The following commentary by Los Angeles Archbishop Jose H. Gomez appeared June 12 in the Angelus, the online news site of the Archdiocese of Los Angeles.
From the beginning, immigrants have helped give America its spiritual and moral identity. Our economy and culture are founded on the energy and creativity of generations of immigrants.
I have been talking about this for years — the “hidden” story of America. Long before the Pilgrims and the Mayflower, and long before the Founding Fathers, this country was being evangelized and settled by immigrants from Latin America and from Asia.
America has always been a beautiful collection of peoples from around the world. And the immigrant spirit is still renewing this country, despite the hardships and struggles of recent years.
In fact, last weekend I attended a unique graduation: the first graduating class from an adult education program that gives immigrants the tools they need to integrate successfully into our society, teaching them English and giving them practical knowledge about our government, culture and economy.
Called Maestro en Casa (Teacher at Home), the program is run by our archdiocesan Department of Catholic Schools and Mexicans and Americans Thinking Together, or MATT.
Maestro en Casa reminds us that those coming to our country today have the same ambitions and values as immigrants in generations past. They are seeking a better life for their children and their families, and they are committed to working hard and sacrificing to make their contributions to the American story. The archdiocese has established a new online resource, too, for immigrants and advocates, TheNextAmerica.org.
These times we are living in call for prayer and thoughtful action. And as we pray, we are working hard for reforms in our broken and obsolete immigration system.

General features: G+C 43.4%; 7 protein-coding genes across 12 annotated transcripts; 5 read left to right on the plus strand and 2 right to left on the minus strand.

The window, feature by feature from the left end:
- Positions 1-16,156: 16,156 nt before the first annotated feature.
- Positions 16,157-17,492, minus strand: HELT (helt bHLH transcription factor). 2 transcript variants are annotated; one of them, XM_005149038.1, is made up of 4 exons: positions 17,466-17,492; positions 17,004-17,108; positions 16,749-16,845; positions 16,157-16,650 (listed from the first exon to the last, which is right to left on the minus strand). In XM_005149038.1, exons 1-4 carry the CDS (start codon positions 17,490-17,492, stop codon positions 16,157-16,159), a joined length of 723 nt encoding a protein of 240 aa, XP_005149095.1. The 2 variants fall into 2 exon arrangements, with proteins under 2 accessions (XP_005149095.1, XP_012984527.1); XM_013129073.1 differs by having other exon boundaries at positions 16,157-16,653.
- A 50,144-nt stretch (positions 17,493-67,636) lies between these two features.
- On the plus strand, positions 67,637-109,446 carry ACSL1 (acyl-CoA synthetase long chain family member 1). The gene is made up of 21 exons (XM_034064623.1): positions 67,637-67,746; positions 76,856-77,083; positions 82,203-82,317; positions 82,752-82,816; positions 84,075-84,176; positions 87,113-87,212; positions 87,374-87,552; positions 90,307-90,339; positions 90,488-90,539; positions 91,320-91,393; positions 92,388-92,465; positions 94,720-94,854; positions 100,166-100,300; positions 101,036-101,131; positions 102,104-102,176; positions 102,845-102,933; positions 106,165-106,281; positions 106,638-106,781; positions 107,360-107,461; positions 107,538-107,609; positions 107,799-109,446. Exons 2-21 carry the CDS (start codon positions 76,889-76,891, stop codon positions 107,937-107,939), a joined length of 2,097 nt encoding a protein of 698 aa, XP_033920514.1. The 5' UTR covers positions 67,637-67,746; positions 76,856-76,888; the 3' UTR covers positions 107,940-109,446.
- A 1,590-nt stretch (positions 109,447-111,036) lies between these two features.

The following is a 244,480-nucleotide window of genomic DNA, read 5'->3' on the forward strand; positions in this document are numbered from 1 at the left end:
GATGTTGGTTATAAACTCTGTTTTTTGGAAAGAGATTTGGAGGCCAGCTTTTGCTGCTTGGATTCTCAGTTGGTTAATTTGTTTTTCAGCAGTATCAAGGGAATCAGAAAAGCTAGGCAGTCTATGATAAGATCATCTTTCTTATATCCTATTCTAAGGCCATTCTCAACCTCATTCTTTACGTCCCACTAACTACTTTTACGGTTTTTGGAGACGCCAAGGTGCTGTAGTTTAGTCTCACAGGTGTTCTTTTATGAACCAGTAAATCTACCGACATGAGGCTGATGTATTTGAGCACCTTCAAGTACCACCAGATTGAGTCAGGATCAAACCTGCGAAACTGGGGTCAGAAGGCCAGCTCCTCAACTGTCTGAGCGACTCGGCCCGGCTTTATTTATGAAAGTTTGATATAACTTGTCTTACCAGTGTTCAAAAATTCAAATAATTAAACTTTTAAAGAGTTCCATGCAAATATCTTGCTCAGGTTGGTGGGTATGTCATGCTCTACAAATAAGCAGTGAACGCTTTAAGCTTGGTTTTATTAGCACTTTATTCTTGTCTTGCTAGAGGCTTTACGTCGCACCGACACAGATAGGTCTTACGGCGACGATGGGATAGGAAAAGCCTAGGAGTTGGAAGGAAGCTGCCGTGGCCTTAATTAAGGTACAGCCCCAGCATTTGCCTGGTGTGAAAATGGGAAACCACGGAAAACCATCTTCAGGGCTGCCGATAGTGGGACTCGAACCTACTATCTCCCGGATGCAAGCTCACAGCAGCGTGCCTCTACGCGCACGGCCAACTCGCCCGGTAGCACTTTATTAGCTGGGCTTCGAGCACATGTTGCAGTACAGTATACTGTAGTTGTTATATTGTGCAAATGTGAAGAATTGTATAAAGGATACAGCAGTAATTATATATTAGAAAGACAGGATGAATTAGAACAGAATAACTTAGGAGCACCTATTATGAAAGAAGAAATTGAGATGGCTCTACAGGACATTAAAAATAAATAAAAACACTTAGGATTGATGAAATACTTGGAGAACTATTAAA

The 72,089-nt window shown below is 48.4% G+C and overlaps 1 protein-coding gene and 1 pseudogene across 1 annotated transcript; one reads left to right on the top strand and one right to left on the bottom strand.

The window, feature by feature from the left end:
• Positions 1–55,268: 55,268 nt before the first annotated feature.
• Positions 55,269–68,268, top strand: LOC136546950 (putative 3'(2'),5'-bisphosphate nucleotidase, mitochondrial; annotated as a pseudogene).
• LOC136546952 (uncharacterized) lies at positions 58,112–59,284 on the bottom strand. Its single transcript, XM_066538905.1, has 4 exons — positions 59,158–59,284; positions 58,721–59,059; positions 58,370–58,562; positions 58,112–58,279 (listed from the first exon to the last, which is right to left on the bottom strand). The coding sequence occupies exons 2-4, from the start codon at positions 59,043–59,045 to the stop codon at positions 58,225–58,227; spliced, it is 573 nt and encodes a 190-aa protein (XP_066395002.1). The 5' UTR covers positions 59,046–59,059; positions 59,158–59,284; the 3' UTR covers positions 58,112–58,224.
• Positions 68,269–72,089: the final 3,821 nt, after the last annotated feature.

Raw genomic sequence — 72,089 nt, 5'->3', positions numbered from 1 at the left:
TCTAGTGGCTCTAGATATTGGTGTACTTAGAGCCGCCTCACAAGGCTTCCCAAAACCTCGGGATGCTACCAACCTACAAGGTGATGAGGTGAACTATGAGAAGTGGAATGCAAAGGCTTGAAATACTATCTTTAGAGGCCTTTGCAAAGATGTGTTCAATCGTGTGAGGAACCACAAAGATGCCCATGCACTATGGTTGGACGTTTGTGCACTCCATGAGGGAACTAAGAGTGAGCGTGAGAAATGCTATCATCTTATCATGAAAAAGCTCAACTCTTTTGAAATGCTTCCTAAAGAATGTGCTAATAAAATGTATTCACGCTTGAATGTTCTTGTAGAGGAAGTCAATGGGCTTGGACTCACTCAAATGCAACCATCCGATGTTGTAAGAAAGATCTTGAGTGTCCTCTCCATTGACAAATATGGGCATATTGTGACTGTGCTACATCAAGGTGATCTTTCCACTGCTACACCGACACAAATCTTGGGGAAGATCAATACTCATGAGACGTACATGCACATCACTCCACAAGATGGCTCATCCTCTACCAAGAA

In recent months, I have been talking to our political leaders and even with officials in the Department of Homeland Security and local and federal officials of U.S. Immigration and Customs Enforcement. We are also providing education in local parishes to support people and help them know their rights.
But we know that we will not make any progress until we make substantial reforms in our system.
For the Catholic Church, immigration reform has never meant “open borders” or “amnesty” for those who are in this country in violation of our laws.
The church has always taught that every nation should have secure borders and every nation should be able to regulate how many people are let into the country, who they are and how long they are allowed to stay.
We are working to strengthen our country through common sense immigration reform that our country needs to grow and to welcome those who want to join us in the great American adventure.
Right now our visa system is too complicated and imposes quotas that make it difficult for American employers to find the workers they need — in areas ranging from the hi-tech sector to agriculture, and construction-related industries.
We need visa reforms in every area. We also need reforms to make it easier for religious workers from other countries to receive visas.
And we need to find ways to help the millions who are undocumented and have been living in our country for many years, working honestly and raising families — but who right now have no way to address their immigration status.
We have millions of men and women in our country who are undocumented, but are parents of U.S. citizens or lawful permanent residents in this country. It only makes sense that we put in place a permanent visa system to allow these men and women to work and to make their contributions to our society.
And, of course, we have the “Dreamers” — those undocumented young men and women who were brought to this country as children or young adults. It is not right that these fine young people are made to live in a kind of “limbo” — without a home country and without a way to fully participate in our American life.
Pray for me this week — and know I am praying for you.
And pray with me that our neighbors might come to see themselves in the faces of these new immigrants to our country — may we see in them our own natural desire for happiness and our own human need to be welcomed, valued and loved.
And may our Blessed Mother watch over our country and help make us one nation under God.
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